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Reachability, linking out, and why people hop instead of clicking

Gareth Cartman

According to the brilliant Bill Slawski, Google might be looking at the links you're placing to other sites, and using them to define where you rank. They've called it a reachability score, and while it's just a patent at the moment, it should have significant implications for anyone who owns a website, and wants to make it work in the big world of seo.

In short, your reachability score could be calculated according to the links you’ve placed, the quality of them, and the interaction users have with them. Google shies away from saying ‘clicks’, knowing that as we move into a more mobile world, we don’t click any more. We hop. We hop from one article to the next using contextual links, just as you may eventually click on that link in the first paragraph to Bill’s site. Or you might hop to it. 

Hopping is going to take some getting used to...

Before we get to hopping, let’s analyse how the links you place could have an impact on your rankings.

First of all, we’re going to make up a customer. This customer is an American-style diner based in Reading, Berkshire. There’s no such thing, but if there were, I’d be there every morning, shortening my lifespan by about twenty years through the miracle of cholesterol, at least until I hit 40 and realised this is A. Bad. Thing.

So that’s our customer. They have a website, and in order to help our rankings, we have a blog that is popular, informative and well-written. Today’s article is going to be about porridge. We know porridge is popular because, in our imaginary diner, more and more people are asking for porridge. In fact, sales of porridge have increased by 38% over the last year.

So, our article will start off talking about what we’ve noticed about the increase of porridge sales, the history of porridge, the health benefits of porridge, the many ways you can eat porridge, and ultimately, the many ways we serve porridge, before saying “you can get your porridge here”.

Now we’re going to be nice to other sites, because we can’t write a blog post without a little bit of support. So, we’re going to link to the Wikipedia entry on Oatmeal and we’re also going to support our claims with some independent research about porridge. Finally, there’s a bit about the history of porridge in this Guardian article which will help us.

So, we have three quite authoritative links here. Wikipedia is a popular site, with many links pointing towards it. The Guardian is one of the most authoritative websites around, and Market Research World has a pagerank of 6, which may not mean too much these days, but when it comes to Market Research, these are the guys you want a link from, and you want to link to.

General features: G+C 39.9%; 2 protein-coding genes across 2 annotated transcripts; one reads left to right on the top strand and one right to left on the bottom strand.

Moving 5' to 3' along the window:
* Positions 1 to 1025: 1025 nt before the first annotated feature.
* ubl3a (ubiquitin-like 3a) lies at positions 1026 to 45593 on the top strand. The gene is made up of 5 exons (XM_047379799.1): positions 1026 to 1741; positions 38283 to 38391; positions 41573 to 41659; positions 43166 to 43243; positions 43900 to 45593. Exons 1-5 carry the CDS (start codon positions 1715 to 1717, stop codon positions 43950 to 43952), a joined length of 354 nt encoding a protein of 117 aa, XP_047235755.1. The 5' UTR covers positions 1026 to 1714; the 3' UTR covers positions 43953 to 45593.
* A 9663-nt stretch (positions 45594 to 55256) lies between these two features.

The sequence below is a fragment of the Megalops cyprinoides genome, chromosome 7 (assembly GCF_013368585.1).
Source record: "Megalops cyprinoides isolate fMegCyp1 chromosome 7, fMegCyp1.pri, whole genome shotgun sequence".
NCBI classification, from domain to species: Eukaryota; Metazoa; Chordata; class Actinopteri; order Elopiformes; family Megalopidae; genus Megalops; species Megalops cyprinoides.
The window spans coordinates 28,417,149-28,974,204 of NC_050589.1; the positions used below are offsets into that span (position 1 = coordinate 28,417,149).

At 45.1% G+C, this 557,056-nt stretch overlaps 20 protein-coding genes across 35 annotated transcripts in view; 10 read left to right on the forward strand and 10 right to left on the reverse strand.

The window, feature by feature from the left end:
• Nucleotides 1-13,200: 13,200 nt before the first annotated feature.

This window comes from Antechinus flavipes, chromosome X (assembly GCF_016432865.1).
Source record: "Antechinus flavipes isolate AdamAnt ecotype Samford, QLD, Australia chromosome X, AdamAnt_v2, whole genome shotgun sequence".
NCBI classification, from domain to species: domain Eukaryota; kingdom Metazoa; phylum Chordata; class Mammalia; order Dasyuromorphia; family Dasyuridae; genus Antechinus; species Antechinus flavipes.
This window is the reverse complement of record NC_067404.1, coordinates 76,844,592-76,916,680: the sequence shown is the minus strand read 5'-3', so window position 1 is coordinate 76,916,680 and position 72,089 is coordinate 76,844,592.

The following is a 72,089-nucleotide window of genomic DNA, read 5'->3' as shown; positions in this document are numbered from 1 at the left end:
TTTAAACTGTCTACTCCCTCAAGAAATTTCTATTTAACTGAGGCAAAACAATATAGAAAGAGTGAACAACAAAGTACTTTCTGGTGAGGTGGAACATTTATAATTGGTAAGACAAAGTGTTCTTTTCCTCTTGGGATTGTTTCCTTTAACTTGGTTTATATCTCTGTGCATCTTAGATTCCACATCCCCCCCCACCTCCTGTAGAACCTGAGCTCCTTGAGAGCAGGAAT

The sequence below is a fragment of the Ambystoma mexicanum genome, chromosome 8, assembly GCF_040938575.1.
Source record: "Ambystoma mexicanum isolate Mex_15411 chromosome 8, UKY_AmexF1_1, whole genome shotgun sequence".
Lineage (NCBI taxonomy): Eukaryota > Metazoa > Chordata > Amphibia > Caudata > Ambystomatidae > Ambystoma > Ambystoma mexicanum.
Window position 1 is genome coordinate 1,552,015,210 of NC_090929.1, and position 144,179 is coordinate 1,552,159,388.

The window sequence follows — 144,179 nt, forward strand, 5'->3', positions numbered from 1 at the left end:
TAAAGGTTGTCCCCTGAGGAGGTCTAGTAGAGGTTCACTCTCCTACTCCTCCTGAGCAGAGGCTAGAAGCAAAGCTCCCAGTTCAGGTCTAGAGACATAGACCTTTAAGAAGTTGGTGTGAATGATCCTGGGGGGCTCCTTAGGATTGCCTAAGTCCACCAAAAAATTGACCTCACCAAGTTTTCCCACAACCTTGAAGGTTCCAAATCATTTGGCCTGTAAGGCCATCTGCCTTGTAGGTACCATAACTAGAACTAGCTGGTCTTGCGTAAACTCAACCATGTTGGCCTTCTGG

The Guardian site links further - so you could ‘hop’ from the Guardian article to the author’s own website, and an Amazon page for the book he’s written. The Wikipedia entry links out to a whole bunch of sites about porridge - this is great. It means that I’ve linked to a page about porridge, which is linking to other pages about porridge, such as this one from Buzzle.

Therefore, we can go two hops away from our article and still be reading about porridge. If I were Google, I’d be looking into the relevance, as well as the authority, of the links we’re placing. Now we’re talking about reachability, it’s not beyond the realms of possibility that Google is looking at sites two hops away from you and asking how it reflects upon you.

Equally, think semantically. The Guardian article might not be linking out to porridge-related articles, but it is linking out to a guy who has written about porridge. The Wikipedia entry links out to a site about health benefits of porridge, which branches out into health in general. It may not be porridge per se, but it’s related.

If you linked out to a website that was linking to what we call a bad neighbourhood (and you can imagine what type of website that might entail), then why shouldn’t Google say “that reflects badly upon you”. For example, Dear Reader, if I found out that you were friends with disgraced Barclays banker Bob Diamond, I’d start to make judgements about you. Sorry. I do that.

Likewise, if I found out that you were friends with the legend that is David Moyes, I’d probably be round at yours first thing in the morning asking if you had tickets for the next home game. Sorry, I do that, too.

You see, Google is no different from the rest of us. It judges us on the friends we keep, and in an online sense, the friends you keep are the links you point to. If you’re pointing to good links - links that are relevant and interesting, and support your argument, then Google will know that, and will increase your ‘reachability score’. In fact, by linking out, you’re proving that you’ve done some research and you’re referencing the places that supported your argument - and Google likes well-researched work.

And finally, enjoy clicking on the links, because in a few years’ time, the mouse will be dead and you’ll be hopping everywhere instead. And a few years after that, you’ll be using blinks to control what you click on because everything will be using eye-tracking technology.

Just be careful who you wink to, as well as who you link to.

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